His Son, Her Secret

his-son-her-secret

Their families tore them apart. Can their baby bring them back together?

For more than a year, Byron Beaumont has tried to get over Leona Harper. Not even living overseas could erase the memory of their affair…or her betrayal. Her family has been out to destroy his for decades, and despite Byron trusting her, making love to her, Leona kept her identity hidden. Now that Byron is back—as her new employer—he wants answers.

But what he gets is another surprise. Leona has given birth to his son. He’ll do what it takes to care for his family, even if it means spending days—and nights—wanting the one woman he can’t have…

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The Beaumont Heirs: Book 4
Sept. 2015 from Harlequin Desire
ISBN-13: 978-0373734115




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Chapter One

“This place is a dump,” Byron Beaumont announced. His words echoed off the stone walls, making the submerged space sound haunted.

“Don’t see it as it is,” his older brother Matthew said through the speaker in Byron’s phone. It was much easier for Matthew to call this one in, rather than make the long journey to Denver from California, where he was happily living in sin. “See it as what it will be.”

Byron did another slow turn, inspecting the extent of the neglect as he tried not to think about Matthew—or any of his older brothers—being happily engaged or married. The Beaumonts hadn’t been, until recently, the marrying kind.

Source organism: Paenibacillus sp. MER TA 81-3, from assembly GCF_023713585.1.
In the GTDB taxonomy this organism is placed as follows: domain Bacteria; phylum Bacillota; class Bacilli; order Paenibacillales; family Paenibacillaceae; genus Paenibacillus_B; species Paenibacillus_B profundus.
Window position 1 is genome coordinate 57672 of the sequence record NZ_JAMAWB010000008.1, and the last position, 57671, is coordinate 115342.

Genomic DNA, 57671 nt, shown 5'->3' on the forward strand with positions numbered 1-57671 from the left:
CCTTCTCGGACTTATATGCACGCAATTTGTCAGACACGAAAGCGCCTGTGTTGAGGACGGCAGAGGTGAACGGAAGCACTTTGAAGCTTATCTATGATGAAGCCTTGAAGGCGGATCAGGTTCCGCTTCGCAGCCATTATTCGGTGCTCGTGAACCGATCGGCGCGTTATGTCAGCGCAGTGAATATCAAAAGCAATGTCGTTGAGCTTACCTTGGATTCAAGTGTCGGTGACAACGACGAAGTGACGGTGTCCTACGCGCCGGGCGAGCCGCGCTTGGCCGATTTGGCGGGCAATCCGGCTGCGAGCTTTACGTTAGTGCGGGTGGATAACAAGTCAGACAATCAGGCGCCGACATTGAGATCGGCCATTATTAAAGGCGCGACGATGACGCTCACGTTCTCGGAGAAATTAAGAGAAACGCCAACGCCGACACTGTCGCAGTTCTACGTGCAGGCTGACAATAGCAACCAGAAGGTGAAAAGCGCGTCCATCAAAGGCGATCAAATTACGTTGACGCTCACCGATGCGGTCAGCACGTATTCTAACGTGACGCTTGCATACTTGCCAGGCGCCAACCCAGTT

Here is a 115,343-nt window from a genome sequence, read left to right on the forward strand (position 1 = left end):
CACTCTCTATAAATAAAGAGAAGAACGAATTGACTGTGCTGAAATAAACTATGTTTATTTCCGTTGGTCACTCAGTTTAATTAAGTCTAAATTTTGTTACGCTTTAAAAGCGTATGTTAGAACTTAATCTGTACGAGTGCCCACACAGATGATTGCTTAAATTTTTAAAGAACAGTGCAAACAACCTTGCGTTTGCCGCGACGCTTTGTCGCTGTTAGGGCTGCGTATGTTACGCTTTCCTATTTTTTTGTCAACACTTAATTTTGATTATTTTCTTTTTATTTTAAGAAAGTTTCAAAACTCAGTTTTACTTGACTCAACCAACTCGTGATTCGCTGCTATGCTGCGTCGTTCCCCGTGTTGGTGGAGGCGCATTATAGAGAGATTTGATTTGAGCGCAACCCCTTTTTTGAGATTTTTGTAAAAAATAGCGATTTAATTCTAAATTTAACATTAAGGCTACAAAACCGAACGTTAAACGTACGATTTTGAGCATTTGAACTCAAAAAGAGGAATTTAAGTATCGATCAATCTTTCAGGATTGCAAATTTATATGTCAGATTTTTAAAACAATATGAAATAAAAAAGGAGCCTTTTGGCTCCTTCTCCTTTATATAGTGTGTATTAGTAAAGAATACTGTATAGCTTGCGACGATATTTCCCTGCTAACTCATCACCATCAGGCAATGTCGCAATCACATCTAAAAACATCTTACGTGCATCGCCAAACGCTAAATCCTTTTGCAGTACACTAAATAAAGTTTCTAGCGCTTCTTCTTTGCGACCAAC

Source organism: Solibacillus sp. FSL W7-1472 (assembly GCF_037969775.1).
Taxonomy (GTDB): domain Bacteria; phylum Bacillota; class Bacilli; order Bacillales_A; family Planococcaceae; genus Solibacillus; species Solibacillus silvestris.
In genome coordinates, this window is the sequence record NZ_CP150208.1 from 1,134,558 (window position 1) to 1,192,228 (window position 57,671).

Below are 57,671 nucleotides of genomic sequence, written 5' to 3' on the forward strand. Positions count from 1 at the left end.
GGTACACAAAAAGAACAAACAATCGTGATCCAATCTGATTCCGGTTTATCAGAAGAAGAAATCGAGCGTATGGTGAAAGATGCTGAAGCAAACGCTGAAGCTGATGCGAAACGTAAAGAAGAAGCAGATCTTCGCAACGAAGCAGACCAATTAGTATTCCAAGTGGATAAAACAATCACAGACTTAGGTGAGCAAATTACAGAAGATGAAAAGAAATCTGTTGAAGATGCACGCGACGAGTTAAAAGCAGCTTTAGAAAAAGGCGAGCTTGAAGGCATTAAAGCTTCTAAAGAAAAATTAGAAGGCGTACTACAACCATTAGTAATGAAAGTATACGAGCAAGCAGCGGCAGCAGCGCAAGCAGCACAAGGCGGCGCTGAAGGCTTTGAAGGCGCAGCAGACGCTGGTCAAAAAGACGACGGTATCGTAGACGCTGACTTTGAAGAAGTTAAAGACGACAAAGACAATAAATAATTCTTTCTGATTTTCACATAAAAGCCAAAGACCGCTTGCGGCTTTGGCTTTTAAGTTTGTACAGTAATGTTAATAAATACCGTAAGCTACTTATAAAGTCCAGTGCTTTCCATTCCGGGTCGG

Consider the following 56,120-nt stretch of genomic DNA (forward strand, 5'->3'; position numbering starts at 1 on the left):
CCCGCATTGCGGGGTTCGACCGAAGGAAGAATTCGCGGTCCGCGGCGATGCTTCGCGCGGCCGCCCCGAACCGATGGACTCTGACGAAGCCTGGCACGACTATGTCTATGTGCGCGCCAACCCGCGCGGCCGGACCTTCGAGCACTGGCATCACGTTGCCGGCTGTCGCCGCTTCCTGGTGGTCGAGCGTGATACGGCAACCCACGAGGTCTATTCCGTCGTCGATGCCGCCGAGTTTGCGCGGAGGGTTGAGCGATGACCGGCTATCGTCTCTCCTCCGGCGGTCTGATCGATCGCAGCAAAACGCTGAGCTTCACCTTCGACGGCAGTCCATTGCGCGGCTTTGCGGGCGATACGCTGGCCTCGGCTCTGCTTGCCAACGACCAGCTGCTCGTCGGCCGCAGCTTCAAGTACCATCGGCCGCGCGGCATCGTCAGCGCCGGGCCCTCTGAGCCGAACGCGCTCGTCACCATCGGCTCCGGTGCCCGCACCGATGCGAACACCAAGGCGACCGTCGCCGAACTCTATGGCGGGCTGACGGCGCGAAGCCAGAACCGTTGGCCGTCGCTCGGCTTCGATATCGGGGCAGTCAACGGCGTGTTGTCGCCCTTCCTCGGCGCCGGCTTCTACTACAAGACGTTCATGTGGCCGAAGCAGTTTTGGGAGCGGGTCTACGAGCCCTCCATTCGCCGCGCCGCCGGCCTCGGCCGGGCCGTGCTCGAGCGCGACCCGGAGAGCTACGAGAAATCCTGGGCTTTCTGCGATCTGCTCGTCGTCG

Yet it hadn’t been so long ago that he’d thought he was the marrying kind. And then it had all blown up in his face. And while he’d been licking his wounds, his brothers—normally workaholics and playboys—had been pairing off with women who were, by all accounts, great for them.

Once again, Byron was the one who didn’t conform to Beaumont expectations.

Forcibly, he turned his attention back to the space before him. The vaulted ceiling was arched, but the parts that weren’t arched were quite low. Cobwebs dangled from everything, including the single bare lightbulb in the middle of the room, which cast deep shadows into the corners. The giant pillars supporting the arches were evenly spaced, taking up a huge amount of the floor. Inches of dust coated the low half-moon windows at eye level. What Byron could see of the outside looked to be weeds. And the whole space smelled of mold.

“And what will it be? Razed, I hope.”

“No,” Byron’s oldest half brother, Chadwick Beaumont, said. The word was crisp and authoritative, which was normal for Chadwick. However, the part where he lifted his daughter out of his wife’s arms and onto his shoulders so she could see better was not. “This is underneath the brewery. It was originally a warehouse but we think you can do something better with it.”

Byron snorted. Yeah, right.